The building was built in the 1930s to store beet seed for a sugar beet factory. In 1979, the Utah-Idaho Sugar Company closed the building, and it was left vacant, soon becoming home to mice and pigeons. Eventually, the city took over ownership and renovated the derelict building. However, it has been decades since the renovation.
“The museum is dated,” Graves said. “It needs new paint. We are possibly considering new flooring. Most art museums don’t have carpet. We also need new lighting to brighten things up.”
“Do we have the backing to continue to infuse money into it,” Graves asked the City Council Thursday. “Is it housed in the right location for the community to view the art? Could that building be repurposed to serve other community art needs and could the museum be moved to a location more centrally located downtown? Maybe where the Electric Theater is, or a location like that which is more accessible.”
The “remote” possibility of moving the art collection sparked interest from several council members.
The eyes of Bette Arial, a passionate patron of the arts, lit up by this possibility.
“It’s intriguing to think of moving the museum, but over my dead body will we do away with it,” Arial said. “We have an opportunity here and I’ve never considered moving, but now I am considering that. We need to spend a little bit and take a new look at things. Take a fresh look.”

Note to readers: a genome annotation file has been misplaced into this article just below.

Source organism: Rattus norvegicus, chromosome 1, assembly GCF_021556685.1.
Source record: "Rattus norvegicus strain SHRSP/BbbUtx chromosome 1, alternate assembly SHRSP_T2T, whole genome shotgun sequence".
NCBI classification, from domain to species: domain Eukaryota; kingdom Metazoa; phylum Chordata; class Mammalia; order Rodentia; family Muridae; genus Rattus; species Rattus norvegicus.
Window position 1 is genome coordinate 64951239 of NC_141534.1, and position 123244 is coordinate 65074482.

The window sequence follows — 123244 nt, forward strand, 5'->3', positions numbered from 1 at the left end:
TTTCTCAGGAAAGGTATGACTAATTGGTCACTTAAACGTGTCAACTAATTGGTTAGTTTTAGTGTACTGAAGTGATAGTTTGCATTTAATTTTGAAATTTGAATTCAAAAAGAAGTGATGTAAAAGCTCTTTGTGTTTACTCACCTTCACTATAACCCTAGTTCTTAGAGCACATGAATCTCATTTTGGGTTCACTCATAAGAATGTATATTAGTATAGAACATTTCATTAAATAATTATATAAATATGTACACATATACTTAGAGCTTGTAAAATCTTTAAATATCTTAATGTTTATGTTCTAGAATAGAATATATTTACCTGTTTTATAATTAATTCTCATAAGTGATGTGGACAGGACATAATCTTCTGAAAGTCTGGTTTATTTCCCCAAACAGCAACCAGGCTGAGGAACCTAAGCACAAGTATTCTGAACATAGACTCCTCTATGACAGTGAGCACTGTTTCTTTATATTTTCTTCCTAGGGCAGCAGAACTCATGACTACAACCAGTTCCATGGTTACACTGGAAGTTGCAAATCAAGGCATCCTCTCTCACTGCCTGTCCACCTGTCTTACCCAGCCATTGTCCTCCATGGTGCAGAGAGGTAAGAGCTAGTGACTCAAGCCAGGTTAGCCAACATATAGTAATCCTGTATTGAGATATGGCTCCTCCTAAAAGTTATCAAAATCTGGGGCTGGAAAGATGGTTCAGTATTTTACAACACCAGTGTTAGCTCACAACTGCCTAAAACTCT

Arial said that she is sad the museum put on such great programs but that hardly anyone showed up.
“The museum has been the stepsister of recreation in St. George forever,” she added. “People don’t visit because they believe it’s not that good, but it is that good. Let’s put things on the table to make things better. It’s our responsibility to take this time and really analyze it and not throw anything out with the bathwater.”
The newest member of the City Council, Bryan Smethurst, also agreed that someday the council may consider an alternative location for the art collection.
“I’ve been up to the museum once,” Smethurst said. “I didn’t even know it was there, but the one time I went up there, it was hard to get into, so I had to park a long way away. The group that’s been going there has to walk up the hill, so maybe the location is holding back some of them — a lot of them — from going.”